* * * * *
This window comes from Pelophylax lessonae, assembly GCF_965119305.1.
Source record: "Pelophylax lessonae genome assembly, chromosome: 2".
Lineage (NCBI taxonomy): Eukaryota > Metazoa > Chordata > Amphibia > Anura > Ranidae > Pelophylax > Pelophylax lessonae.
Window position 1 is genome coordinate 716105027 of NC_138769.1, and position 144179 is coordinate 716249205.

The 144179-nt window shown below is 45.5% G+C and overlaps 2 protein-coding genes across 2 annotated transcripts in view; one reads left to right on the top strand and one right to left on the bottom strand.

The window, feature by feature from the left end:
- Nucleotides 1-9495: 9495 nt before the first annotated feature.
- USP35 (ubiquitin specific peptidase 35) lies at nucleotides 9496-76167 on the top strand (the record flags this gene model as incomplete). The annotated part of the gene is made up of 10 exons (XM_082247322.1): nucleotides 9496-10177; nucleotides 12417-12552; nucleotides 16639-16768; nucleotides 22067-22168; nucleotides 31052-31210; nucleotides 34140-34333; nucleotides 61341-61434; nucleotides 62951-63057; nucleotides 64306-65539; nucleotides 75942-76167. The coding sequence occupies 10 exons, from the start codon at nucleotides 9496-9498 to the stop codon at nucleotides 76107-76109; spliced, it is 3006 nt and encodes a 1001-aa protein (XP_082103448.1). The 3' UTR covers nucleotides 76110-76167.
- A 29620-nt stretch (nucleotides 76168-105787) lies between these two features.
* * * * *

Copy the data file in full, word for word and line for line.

This window comes from Pelophylax lessonae, assembly GCF_965119305.1.
Source record: "Pelophylax lessonae genome assembly, chromosome: 2".
Lineage (NCBI taxonomy): Eukaryota > Metazoa > Chordata > Amphibia > Anura > Ranidae > Pelophylax > Pelophylax lessonae.
Window position 1 is genome coordinate 716105027 of NC_138769.1, and position 144179 is coordinate 716249205.

The 144179-nt window shown below is 45.5% G+C and overlaps 2 protein-coding genes across 2 annotated transcripts in view; one reads left to right on the top strand and one right to left on the bottom strand.

The window, feature by feature from the left end:
- Nucleotides 1-9495: 9495 nt before the first annotated feature.
- USP35 (ubiquitin specific peptidase 35) lies at nucleotides 9496-76167 on the top strand (the record flags this gene model as incomplete). The annotated part of the gene is made up of 10 exons (XM_082247322.1): nucleotides 9496-10177; nucleotides 12417-12552; nucleotides 16639-16768; nucleotides 22067-22168; nucleotides 31052-31210; nucleotides 34140-34333; nucleotides 61341-61434; nucleotides 62951-63057; nucleotides 64306-65539; nucleotides 75942-76167. The coding sequence occupies 10 exons, from the start codon at nucleotides 9496-9498 to the stop codon at nucleotides 76107-76109; spliced, it is 3006 nt and encodes a 1001-aa protein (XP_082103448.1). The 3' UTR covers nucleotides 76110-76167.
- A 29620-nt stretch (nucleotides 76168-105787) lies between these two features.